The 2YM15 is about 65 pounds heavier I think – moving engine forward helped to reduce the effect of the weight a bit
left Starboard side as is – stock engine access panel is small but enough room to change the oil filter and any other starboard needs.
Water lift muffler moved outside the engine compartment – aft of compartment opposite the fuel tank – the fuel tank prevented easy mounting of the muffler and did not just want to screw something into the frame – so made a fiberglass panel to hold the muffler then mounted the fiberglass panel to the center piece using Weld Mount fitting (they use a special quick setting adhesive and come in a stud like configuration (and many other versions including mounts for wire ties) – so no drilling into the frame – I roughed up the fiberglass and cleaned where the fitting were going to –
New exhaust hose that was rerouted higher to protect from following seas – Yanmar and Yard manager recommendation – top of hose goes up to the bottom inside where you sit and mounts to the side of the cockpit wall – I used lots of Weld Mount fitting – the hose was very stiff to work with and took extra mounts to keep in place and reduce the loading on each mount
The 1GM10 came out fairly easily but the boat was in the water so I secured the shaft so the boat would not sink
The alignment was done by the mechanic at the yard – they had added him recently and he was much better than the previous “mechanic” –
I had the yard do the alignment and mounting etc. so there was no “per direction of owner” on the work order – so if there had been any problems the yard would have owned the whole job
the hooking up of fuel and commissioning of the engine was by the company I bought the engine from.
During sea trials we put the boat up on a plane at full stop up on throttle
Later I had the cables replaced as they were getting a bit old
Engine control panel – new with engine – I filled in the hole where the old control panel was and cut new holes for the panel so the panel is recessed like the original – some people just put in a plate to cover the old holes but that moved the new panel out where I did not like it – after I repaired the old mount area I painted it white inside the recess and did the color change at the edge of the recess so nobody noticed the slight difference in color.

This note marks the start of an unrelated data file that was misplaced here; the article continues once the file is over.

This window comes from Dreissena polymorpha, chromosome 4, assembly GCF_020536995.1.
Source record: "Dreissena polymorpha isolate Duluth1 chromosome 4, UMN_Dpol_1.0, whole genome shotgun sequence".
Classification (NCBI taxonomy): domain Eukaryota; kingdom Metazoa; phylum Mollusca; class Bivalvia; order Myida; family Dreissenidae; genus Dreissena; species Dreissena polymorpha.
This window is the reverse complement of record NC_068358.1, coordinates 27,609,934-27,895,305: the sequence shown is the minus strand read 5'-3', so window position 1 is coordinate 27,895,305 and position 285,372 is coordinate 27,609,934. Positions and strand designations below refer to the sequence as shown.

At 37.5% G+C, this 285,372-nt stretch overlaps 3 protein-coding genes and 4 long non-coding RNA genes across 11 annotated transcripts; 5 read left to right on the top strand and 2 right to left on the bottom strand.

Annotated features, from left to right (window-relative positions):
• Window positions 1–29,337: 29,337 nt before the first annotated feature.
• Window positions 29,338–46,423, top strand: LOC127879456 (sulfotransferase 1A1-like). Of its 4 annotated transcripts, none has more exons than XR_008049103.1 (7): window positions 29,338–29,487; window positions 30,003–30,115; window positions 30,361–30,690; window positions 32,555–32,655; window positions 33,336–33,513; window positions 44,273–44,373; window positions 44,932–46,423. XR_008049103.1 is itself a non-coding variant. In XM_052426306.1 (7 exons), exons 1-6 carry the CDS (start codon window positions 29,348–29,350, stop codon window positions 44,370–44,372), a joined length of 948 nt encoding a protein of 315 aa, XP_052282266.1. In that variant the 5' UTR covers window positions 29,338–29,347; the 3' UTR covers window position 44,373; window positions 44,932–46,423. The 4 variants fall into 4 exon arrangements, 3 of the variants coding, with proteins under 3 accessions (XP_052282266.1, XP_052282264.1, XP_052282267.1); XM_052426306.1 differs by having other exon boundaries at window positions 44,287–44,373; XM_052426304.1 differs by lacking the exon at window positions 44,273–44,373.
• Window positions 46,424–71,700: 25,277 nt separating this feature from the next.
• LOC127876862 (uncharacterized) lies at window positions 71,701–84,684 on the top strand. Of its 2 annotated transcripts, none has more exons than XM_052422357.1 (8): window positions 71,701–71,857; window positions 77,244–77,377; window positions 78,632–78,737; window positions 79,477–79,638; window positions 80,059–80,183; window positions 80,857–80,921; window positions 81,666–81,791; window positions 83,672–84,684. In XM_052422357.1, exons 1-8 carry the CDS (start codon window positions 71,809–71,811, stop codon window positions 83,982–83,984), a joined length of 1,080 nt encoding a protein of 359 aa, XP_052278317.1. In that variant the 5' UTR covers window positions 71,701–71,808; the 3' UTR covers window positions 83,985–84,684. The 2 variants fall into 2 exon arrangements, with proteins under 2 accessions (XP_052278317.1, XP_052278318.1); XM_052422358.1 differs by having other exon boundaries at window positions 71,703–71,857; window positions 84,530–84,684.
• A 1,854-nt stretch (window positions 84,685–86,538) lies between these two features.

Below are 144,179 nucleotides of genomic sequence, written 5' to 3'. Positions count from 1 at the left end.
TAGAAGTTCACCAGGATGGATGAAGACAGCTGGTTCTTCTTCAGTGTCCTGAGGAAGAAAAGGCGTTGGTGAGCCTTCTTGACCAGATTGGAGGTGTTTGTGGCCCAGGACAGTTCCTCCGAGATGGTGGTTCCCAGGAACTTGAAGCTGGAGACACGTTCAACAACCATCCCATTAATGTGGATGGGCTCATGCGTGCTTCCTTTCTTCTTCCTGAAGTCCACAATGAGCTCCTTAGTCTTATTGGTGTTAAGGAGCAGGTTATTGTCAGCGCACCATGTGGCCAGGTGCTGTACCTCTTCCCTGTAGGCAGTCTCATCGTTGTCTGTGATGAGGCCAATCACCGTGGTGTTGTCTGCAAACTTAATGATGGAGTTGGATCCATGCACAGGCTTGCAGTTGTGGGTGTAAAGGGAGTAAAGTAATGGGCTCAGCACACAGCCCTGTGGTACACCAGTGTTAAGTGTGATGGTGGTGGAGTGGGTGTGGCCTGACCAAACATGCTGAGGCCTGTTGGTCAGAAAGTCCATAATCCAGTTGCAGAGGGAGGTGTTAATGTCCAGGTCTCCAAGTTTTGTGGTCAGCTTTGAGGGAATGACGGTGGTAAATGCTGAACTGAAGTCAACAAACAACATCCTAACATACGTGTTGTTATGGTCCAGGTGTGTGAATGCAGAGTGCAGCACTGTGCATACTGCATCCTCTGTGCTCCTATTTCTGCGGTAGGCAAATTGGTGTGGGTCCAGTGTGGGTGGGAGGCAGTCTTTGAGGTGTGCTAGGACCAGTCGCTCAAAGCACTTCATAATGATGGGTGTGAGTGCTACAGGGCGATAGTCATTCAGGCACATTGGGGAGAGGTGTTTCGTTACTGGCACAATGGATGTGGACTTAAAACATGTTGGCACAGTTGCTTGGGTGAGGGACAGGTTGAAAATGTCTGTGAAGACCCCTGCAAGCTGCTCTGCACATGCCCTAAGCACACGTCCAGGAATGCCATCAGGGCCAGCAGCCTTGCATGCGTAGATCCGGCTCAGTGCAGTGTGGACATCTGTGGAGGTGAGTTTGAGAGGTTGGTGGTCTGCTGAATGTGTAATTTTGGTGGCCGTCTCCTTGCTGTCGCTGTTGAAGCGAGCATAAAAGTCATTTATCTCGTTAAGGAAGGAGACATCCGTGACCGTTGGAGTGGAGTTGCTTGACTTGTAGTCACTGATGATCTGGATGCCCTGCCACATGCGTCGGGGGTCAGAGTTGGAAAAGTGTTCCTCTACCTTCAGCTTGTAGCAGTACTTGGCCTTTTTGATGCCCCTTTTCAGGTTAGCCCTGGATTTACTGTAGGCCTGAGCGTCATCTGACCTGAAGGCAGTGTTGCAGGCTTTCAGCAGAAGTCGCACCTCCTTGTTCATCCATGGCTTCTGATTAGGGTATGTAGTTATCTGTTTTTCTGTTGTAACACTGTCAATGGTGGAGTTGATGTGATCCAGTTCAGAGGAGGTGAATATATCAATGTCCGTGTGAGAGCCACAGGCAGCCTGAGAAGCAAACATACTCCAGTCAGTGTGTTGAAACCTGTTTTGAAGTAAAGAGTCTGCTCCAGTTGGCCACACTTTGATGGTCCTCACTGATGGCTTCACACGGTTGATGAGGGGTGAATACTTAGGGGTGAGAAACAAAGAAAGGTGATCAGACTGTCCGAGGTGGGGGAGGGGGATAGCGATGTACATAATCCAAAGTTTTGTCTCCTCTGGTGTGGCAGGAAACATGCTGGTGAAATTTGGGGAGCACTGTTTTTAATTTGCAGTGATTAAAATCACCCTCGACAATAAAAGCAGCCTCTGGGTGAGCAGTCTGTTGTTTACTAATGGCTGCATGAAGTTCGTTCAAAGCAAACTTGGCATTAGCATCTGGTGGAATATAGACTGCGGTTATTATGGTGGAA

I did all the woodworking stuff myself – a friend was a contractor and was kind enough to let me use his shop for a few days to make the parts and paint/stain them
This is about all I can remember at this time and it is getting past my bedtime – but this should give you something to think about
yes motors very nice and less prop walk in reverse
Wow, thanks so much for all the detail. I had a 8-10 week window where I was considering maybe trying this, but after reading that I definitely will wait until the next spring haul out before even thinking about it.
Also, sounds like the 2YM15 is not really as easy a swap as I’d been led to believe. I may research the Nanni N2.10 a bit more as they claim it’s a “drop in replacement” for the 1GM10. Suspect it’s going to be hard to get ahold of one, though.
Anyway, thanks again for all the info. Will be a huge help one of these days with properly planning out things.
The 2YM15 swap was not too bad BUT a lot of details to get right, yes a bolt in swap would have been easier, the 2YM15 is freshwater cooled so better temperature control and corrosion control, just remember to change the coolant I think every two years Yanmar recommends.
Glad I could help, wanted to make sure I had a complete list of what I encountered to reduce any surprises someone else doing the same swap.